Shopkeepers hunch over takeaway boxes at Beijing’s Dongfangbobao Market as sporadic lunchtime visitors wander between displays of jade, gold, bronze and bone curios. The market’s sleepy air belies its past as a dependable source of illegal ivory. Enquiries for “elephant teeth,” as it is known in Chinese, are now met with dismissive waves.
Antique dealer Ren Wenzhuo produces an intricately carved pendant from a glass display case before retrieving three more trinkets from a locked safe, each costing between 6,000 and 7,000 RMB (£607-708). But these small pieces, one of which allegedly dates from the 18th century, are of little concern to Chinese authorities. It is newly smuggled items that directly contribute to the decimation of Africa’s elephant population.
“We used to sell new ivory here but not any more,” says Ren. “Haven’t you seen the news? Ivory is like tiger skins; it harms animals.”
Dongfangbobao appears to be one of the latest targets of a reported government crackdown on illegal ivory marked by awareness campaigns in state-owned media, tougher sentences for unlicensed dealers and contraband seizures.
But the capital’s ivory shoppers need not look far for the coveted “white gold.”
Just over a mile north at Beijing Curio City, customers can find celestial scenes, imperial ships, and herds of water buffaloes carved from full-length elephant tusks. Accreditation certificates hang on the walls and each piece comes with a registration number.
By legitimising the sale of ivory sourced from natural elephant deaths, culls and police seizures, the registration system was introduced in 2004 to cut prices and profits in the black market. It has had the reverse effect. The wholesale price of ivory has tripled over the last nine years.
Legal retailers regularly use their businesses as a cover for unlawful sales. An investigation by the International Fund for Animal Welfare (IFAW) in 2011 found that almost 60 percent of authorised sellers and carving factories were involved in some form of laundering. Vendors regularly discourage customers from taking products’ identity cards and reuse them with illicit items.
Conservationists believe that the very existence of a licensed trade only serves to fuel demand in China, where ivory carving is considered a traditional art form. Revered as a status symbol by the country’s growing middle classes, ivory is also seen as a lucrative bet for investors facing diminishing returns on equity and real estate.
While the international ban in 1989 is widely credited with curtailing trade in the West, China is now the largest ivory market in the world and accounts for an estimated 70 per cent of global demand.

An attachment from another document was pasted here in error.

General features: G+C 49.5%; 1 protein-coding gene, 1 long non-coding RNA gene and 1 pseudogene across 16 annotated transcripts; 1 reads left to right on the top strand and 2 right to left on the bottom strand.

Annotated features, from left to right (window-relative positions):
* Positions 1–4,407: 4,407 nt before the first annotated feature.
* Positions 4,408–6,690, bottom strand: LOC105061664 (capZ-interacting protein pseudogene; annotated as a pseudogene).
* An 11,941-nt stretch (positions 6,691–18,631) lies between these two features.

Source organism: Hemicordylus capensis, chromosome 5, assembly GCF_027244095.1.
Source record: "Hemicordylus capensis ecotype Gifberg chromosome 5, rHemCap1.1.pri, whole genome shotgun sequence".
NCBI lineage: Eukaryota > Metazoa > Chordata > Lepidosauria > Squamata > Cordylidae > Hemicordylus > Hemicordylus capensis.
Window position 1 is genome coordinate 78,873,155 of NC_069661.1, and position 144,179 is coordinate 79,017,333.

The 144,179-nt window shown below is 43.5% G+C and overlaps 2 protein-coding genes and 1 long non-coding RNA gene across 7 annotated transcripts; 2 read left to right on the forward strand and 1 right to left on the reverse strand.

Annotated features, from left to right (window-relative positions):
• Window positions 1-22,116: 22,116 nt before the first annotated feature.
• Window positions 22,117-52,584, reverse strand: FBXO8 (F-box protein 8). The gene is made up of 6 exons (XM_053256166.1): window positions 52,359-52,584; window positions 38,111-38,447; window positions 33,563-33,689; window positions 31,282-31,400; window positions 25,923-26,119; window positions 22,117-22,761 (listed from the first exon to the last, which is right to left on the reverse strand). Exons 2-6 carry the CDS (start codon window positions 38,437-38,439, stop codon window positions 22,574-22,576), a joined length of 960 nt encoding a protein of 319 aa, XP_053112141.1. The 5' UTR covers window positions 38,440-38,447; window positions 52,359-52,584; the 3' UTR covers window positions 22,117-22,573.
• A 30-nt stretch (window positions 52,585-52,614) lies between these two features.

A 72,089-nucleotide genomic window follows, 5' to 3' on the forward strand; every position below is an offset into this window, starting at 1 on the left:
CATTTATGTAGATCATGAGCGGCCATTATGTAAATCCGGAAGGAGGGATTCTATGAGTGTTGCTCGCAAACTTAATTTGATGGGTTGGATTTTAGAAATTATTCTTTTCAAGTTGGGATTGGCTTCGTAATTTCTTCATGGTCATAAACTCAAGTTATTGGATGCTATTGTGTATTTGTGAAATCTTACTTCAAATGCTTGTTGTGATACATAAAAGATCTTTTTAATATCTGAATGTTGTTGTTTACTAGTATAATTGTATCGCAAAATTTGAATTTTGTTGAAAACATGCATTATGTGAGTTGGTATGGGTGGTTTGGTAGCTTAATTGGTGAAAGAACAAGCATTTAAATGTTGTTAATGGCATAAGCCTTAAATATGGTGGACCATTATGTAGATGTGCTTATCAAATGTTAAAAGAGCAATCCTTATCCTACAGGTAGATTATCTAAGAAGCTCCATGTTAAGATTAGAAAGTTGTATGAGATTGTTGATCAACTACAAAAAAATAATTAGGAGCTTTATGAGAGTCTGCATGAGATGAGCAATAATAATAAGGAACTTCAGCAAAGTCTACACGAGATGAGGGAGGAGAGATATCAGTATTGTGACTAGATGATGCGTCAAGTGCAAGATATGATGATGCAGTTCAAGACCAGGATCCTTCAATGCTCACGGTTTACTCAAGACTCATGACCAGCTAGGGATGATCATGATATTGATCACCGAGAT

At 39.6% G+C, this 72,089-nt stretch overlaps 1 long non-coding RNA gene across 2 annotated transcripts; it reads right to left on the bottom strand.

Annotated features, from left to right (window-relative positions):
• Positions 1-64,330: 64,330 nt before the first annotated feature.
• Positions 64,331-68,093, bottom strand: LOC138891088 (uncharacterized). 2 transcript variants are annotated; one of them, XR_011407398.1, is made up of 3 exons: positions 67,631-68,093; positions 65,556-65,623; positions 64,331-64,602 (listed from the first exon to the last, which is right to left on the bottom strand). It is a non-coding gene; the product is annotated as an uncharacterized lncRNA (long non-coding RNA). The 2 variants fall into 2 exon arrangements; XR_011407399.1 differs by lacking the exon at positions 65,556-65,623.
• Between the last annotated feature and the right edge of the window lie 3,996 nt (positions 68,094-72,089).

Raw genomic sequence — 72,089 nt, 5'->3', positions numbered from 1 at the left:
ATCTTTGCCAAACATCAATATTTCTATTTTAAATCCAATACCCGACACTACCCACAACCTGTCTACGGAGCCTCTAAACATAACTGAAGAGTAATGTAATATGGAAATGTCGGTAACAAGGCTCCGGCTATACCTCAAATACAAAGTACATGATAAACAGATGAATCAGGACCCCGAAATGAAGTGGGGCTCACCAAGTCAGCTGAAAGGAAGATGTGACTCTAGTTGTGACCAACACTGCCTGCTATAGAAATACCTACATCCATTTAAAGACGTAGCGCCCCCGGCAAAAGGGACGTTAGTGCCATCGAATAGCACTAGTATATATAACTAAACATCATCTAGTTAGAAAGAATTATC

Its continued popularity may stem from a lack of knowledge about the scale and environmental impact of the trade, according to WildAid, the wildlife protection group behind a new awareness campaign. The organisation is using high-profile figures to highlight poaching and the quantity of illegal products in the Chinese market.
Fronting the campaign is former NBA basketball player and Olympic flag bearer Yao Ming, whose public influence in the recent campaign against shark fin soup has been widely lauded.
The drive appears to have yielded remarkable results. During this year’s Spring Festival, when shark fin soup is commonly eaten, the Chinese Commerce Ministry reported a 70 per cent drop in consumption compared with the previous year.
This success sets an encouraging precedent for ivory campaigners, according to WildAid’s chief representative in China, May Mei.
“Things move so quickly in China and as we are seeing with shark fin, it is possible to make a completely desirable product quickly unfashionable,” she says.
Mei also credits a government ban on the soup at official banquets with the turnaround in demand.
“If the government takes a strong stance on ivory, such as announcing no further legal imports or announcing a ban [on] officials giving ivory as gifts, the impact will be enormous,” she argues.
There have been promising signs from Chinese authorities. In the first conviction of its kind, a court in Fujian Province sentenced a licensed dealer found importing and selling illegal products to 15 years in prison in May.
Moves to curb illegal sales on unregulated online marketplaces have also seen the government ban all online wildlife trade and monitor key search terms. Conservation groups are working with search engine giant Baidu to purge illegal wildlife listings and shut down forums that facilitate black-market trade.
But with as many as 100 African elephants killed a day, attempts to tame this vast and elusive industry remain frustratingly, and perhaps fatally, slow. Although Illegal ivory is shrinking from view in markets like Dongfangbobao, its place in Chinese consumers’ eyes continues to pose the single greatest threat to the species’ survival.
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